Just 20 minutes outside of San Antonio, in the quaint Hill Country town of Boerne, five women blend their personal passions with the desire to serve the community they choose to call home. Women-owned businesses in Boerne include retail, restaurants, real estate and wellness, to name a few.
Janet Baker, president of Hill Country Women in Business, a local non-profit organization that supports and promotes women business owners in the area, touched upon the portion of women business owners their membership represents: “A little over 40 businesses are members of the group.” There is no denying the attraction of Boerne’s mix of small town charm with the proximity to itslarger neighbor, San Antonio, and Baker believes that very quality is the reason it is favored over the big city. “The reason people start businesses here is the same reason they live here: They want to have a source of income via business, but with a quality of life,” she says.
While learning about these women, their enterprises and the ways in which they support one another, either through customer referrals, monthly meetings to plan community events or simply through Facebook to stay connected attests to the tight-knit community for which Boerne is known.
Celeste McCabe and Suzanne Hardeman, Celeste
When Celeste McCabe came out of retirement to open her clothing store, Celeste, back in 2004, she saw the possibilities of Boerne, saying, “I knew I wanted to open a store, and I picked Boerne because I thought it had a lot of potential.” Two years later, she convinced her sister, Suzanne Hardeman, to move here and join her in the business, and ever since then the two have been having fun working together while bringing their childhood aspirations to life. “We both love clothes, and when we grew up, I would be the mannequin, and Celeste would be doing her 4-H project, telling me to hold still,” Hardeman recalls of their days of growing up in Taft, Texas.
And McCabe’s initial affection for Boerne has paid off as the two have seen business go a lot better than anticipated. They attribute the store’s success to filling a need with the clothing and accessories they offer, along with the customer service given when someone walks in the door.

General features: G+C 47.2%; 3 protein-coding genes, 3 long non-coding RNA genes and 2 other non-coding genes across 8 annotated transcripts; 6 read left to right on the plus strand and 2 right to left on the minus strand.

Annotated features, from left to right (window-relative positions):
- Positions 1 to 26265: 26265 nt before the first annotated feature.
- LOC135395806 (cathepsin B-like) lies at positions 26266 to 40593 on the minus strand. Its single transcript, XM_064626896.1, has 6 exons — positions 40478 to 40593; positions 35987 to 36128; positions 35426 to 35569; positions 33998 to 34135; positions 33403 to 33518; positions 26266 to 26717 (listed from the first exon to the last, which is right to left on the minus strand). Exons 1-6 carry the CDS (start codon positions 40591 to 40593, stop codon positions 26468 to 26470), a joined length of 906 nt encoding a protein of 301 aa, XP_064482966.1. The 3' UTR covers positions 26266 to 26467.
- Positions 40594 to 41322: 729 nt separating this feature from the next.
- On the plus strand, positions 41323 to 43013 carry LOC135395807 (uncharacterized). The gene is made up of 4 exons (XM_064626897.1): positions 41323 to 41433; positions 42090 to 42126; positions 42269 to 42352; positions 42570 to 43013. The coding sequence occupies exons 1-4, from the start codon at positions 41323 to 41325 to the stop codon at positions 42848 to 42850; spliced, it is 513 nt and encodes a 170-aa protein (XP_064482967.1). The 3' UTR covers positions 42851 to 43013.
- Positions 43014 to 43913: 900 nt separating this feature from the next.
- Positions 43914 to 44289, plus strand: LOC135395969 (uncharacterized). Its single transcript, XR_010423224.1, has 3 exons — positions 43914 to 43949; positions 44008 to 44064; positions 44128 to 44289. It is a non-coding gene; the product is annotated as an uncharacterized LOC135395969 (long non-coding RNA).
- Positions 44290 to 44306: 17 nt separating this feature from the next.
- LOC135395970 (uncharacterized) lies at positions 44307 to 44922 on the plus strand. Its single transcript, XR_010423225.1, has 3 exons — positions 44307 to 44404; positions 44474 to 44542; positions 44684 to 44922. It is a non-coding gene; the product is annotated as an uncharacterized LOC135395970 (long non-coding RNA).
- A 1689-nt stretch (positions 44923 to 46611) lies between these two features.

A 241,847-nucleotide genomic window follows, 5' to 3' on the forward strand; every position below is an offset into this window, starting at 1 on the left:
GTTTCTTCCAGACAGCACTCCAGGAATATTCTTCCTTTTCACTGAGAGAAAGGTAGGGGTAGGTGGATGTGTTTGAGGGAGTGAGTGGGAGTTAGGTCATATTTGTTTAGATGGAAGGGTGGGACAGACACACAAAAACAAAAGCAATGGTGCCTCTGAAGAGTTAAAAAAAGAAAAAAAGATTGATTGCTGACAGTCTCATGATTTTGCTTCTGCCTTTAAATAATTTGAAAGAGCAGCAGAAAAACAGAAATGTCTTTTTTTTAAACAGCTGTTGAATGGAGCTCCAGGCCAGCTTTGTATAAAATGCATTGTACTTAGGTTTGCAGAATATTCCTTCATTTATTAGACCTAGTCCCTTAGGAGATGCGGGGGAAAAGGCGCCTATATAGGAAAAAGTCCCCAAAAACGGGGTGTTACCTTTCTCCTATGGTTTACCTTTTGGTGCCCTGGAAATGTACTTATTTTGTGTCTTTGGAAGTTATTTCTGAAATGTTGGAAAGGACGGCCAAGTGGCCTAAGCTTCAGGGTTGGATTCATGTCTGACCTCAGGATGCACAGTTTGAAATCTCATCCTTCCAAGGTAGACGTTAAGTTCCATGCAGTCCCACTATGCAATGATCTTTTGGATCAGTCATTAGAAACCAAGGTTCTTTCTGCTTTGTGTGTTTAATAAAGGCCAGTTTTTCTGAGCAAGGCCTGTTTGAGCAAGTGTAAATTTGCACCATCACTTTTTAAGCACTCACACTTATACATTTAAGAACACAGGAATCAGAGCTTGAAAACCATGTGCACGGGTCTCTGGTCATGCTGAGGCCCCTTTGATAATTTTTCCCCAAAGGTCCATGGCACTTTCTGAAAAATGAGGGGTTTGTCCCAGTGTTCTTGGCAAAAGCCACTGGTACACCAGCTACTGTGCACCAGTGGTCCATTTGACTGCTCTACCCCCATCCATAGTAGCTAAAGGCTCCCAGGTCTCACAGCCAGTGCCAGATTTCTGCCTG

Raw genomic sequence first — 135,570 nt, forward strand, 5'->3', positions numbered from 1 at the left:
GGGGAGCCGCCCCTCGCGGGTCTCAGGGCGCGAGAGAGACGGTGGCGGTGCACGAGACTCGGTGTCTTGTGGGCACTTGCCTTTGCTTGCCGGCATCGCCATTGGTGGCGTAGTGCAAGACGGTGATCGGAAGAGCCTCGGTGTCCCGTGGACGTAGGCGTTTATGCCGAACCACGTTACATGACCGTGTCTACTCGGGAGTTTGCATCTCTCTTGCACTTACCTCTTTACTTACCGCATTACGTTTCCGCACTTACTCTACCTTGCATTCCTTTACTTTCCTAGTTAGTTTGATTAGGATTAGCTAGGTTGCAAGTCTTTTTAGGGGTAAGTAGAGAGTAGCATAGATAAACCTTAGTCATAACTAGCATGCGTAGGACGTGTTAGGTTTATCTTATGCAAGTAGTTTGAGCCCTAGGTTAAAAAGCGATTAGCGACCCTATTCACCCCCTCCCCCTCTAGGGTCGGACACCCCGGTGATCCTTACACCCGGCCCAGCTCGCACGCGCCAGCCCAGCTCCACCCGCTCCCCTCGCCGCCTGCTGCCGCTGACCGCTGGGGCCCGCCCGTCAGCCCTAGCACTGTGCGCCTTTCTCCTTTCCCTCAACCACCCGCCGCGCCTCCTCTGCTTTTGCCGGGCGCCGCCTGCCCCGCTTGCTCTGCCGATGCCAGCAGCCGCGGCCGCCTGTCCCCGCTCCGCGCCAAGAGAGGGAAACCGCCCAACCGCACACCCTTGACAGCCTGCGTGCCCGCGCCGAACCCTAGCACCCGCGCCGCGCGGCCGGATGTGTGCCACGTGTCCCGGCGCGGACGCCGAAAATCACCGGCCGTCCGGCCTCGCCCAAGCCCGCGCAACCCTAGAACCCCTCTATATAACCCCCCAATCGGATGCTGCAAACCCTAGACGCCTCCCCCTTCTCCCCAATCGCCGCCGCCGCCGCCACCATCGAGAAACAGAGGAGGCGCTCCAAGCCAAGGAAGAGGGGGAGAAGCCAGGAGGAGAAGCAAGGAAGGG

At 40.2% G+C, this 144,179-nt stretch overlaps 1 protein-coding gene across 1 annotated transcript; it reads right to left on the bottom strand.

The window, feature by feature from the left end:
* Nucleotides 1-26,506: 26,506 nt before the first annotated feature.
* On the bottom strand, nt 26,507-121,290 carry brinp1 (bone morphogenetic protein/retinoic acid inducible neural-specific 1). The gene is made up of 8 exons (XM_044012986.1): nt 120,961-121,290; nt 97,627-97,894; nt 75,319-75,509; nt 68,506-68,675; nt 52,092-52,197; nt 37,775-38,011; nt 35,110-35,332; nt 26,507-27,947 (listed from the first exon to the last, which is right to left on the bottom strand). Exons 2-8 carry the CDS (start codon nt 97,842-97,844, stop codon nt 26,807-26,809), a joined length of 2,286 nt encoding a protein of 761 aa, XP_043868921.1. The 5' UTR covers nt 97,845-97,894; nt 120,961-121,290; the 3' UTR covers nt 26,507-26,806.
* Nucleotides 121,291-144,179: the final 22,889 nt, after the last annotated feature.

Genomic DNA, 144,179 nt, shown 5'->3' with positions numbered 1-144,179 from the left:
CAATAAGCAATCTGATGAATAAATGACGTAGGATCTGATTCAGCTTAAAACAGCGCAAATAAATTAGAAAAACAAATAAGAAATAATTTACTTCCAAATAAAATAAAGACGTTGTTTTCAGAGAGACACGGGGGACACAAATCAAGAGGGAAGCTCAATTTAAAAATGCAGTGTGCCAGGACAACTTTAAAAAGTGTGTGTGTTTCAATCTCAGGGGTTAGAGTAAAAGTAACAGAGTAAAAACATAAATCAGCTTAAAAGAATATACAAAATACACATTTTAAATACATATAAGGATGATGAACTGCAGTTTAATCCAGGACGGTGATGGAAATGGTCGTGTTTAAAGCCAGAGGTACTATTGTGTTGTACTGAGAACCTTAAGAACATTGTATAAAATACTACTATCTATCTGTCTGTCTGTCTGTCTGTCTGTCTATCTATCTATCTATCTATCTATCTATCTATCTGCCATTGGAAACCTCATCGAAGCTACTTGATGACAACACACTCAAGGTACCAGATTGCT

“I’m real big on customer service. I like to send people out of here feeling good about themselves and looking good.”
McCabe and Hardeman want the women who visit their store to feel confident and enjoy fashion, something they both do in their partnership as sisters and running a store together.
Jennifer Rust, HC Cryotherapy
A relative newcomer to the business scene in Boerne, Jennifer Rust, an RN, opened HC Cryotherapy almost two years ago after suffering from an injury during an athletic competition. Her wellness facility hosts a number of services, from whole body cryotherapy to nutrition, infrared sauna and NormaTec Compression. All aid as an alternative to medicine to help patients feel, look and recover at their best. At the time she was recovering from her injury, Rust was having to drive to five different places around San Antonio from her home in Boerne to get the services she now offers.
“My goal here with this whole place is really to serve the general population. People like me, who can’t find relief in other ways and don’t want to take medicine.”